Tag Archives: opus Dei

Josemaría Escrivá de Balaguer (1902-1975)

Blessed Pope John Paul II canonized St. Josemaría, the founder of Opus Dei, in 2002 . . .

Josemaria Escriva de Balaguer

Feast Day: June 26
Canonized: October 6, 2002

Josemaría Escrivá de Balaguer grew up in a devout and happy Catholic home, although the family was forced to overcome many challenges. Josemaría entered the seminary in 1920. At the age of 22, he was appointed an inspector in the seminary by his archbishop. Ordained in 1925, he went on to earn a doctorate in civil law in Madrid and a doctorate in theology from the Lateran University in Rome. He also worked as an instructor in law to support his family following the death of his father.

In 1928, Josemaría established the Personal Prelature Opus Dei and devoted the rest of his life to its promotion and development. In 1934, he published Spiritual Considerations, the first version of The Way, one of the most popular devotional works in modern history. In 1943, he started the Priestly Society of the Holy Cross.

In the period following World War II, Josemaría embarked upon plans to expand Opus Dei beyond the confines of Spain. In 1950, Pope Pius XII granted Opus Dei definitive approval.

In 1982, Pope John Paul II gave Opus Dei its definitive status in Church law as a Personal Prelature. Josemaría’s canonization in 2002 was attended by more than 500,000 pilgrims and 42 cardinals. John Paul declared: “St. Josemaría was a master in the practice of prayer, which he considered to be an extraordinary ‘weapon’ to redeem the world.”

This column is written for Legatus by Dr. Matthew Bunson, editor of “The Catholic Answer Magazine” and author of “John Paul II’s Book of Saints.”

All work can be an ‘opus dei’

All of our work can be redemptive if we just offer it up for the glory of God . . .

Peter Kreeft

Peter Kreeft

The Church has a deep theology about the seventh commandment, which deals with property and labor. “You shall not steal” regulates worldly goods — money and anything money can buy.

This commandment is one of five basic areas of human relationships in all times, places and cultures. Every culture has some version of the Ten Commandments regulating each of these five areas: family (4th commandment), life (5th), sex (6th, 9th), property (7th, 10th), and communication (8th). Although, objectively speaking, property is not as important as life, family, sex or communication, this commandment is important because so much of our time and energy is spent on property. We live, by divine design, in a material world, and we are put here to learn how to use the things of this world as training for greater things in the next.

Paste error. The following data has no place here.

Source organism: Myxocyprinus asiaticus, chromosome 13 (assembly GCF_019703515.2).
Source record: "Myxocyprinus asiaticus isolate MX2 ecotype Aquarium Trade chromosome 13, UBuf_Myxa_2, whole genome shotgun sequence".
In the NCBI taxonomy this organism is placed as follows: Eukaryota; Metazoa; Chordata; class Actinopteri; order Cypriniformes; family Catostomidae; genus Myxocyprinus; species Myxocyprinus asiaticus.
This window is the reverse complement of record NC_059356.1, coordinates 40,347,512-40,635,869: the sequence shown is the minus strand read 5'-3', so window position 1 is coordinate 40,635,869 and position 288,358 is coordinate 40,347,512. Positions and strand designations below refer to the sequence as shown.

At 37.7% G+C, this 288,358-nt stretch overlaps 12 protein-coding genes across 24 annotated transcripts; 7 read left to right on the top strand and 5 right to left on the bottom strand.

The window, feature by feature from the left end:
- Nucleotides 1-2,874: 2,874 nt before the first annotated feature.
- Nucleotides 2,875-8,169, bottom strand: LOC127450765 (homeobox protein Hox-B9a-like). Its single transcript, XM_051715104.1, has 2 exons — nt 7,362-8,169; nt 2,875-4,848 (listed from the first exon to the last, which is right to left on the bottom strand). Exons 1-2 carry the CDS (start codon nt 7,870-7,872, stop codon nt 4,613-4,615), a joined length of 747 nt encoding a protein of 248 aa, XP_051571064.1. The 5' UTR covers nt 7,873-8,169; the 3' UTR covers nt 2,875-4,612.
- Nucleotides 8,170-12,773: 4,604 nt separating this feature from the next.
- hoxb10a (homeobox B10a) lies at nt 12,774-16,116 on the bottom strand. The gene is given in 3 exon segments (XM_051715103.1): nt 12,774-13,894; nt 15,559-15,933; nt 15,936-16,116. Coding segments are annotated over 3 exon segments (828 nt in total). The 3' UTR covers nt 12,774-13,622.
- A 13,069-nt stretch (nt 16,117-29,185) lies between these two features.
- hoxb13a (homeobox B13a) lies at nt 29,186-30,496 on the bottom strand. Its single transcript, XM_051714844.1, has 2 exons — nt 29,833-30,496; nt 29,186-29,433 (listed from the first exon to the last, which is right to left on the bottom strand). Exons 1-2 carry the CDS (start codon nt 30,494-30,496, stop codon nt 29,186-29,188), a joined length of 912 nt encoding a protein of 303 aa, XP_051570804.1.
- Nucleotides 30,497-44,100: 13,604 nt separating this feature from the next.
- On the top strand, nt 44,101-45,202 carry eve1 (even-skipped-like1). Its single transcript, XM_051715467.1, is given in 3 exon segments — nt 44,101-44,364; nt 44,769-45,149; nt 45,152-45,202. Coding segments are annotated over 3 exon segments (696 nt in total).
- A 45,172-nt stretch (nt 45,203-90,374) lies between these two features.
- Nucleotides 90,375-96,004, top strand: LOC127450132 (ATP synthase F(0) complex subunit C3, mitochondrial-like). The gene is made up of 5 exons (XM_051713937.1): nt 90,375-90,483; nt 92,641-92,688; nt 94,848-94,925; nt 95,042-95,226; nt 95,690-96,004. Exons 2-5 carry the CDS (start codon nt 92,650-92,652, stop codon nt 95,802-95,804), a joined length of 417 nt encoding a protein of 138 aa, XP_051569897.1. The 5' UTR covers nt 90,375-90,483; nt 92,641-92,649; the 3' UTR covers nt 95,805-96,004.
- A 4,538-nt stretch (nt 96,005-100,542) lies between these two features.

We could think of the whole material world as an extension of our body. The goodness and importance of the body correspond to the goodness and importance of the material world of things. Just as these mortal bodies of ours are preliminary versions of our future immortal resurrection bodies, so this world will pass away and be replaced by “a new heaven and a new earth” (Rev 21:1).

Catholic morality on this issue is based on basic principles of reality. What ought to be is based on what is. Therefore, it is balanced and complete, doing justice to both the real and ideal dimensions of the human situation. This distinguishes it from ideologies, which are based not on objective reality but on fashionable and changing human ideas and desires and therefore always exaggerate some one aspect and downplay its opposite.

Related to the seventh commandment, one of the areas of modern life where the Church has developed her principles the most today is in the area of a “theology of work.” The fundamental principle is this: “Human work proceeds directly from persons created in the image of God and called to prolong the work of creation” (CCC, 2427). Thus, work is creative.

On the other hand, because of the Fall, work is also a hardship. But “it can also be redemptive. By enduring the hardship of work in union with Jesus, the carpenter of Nazareth and the one crucified on Calvary, man collaborates in a certain fashion with the Son of God in his redemptive work. Work can be a means of sanctification” (CCC, 2427). All human work can be an opus Dei, a “work of God.”

Peter Kreeft, a professor of philosophy at Boston College, is the best-selling author of over 63 books. This column is reprinted with permission from the book “Catholic Christianity: A Complete Catechism of Catholic Beliefs Based on the Catechism of the Catholic Church” (Ignatius Press, 2001).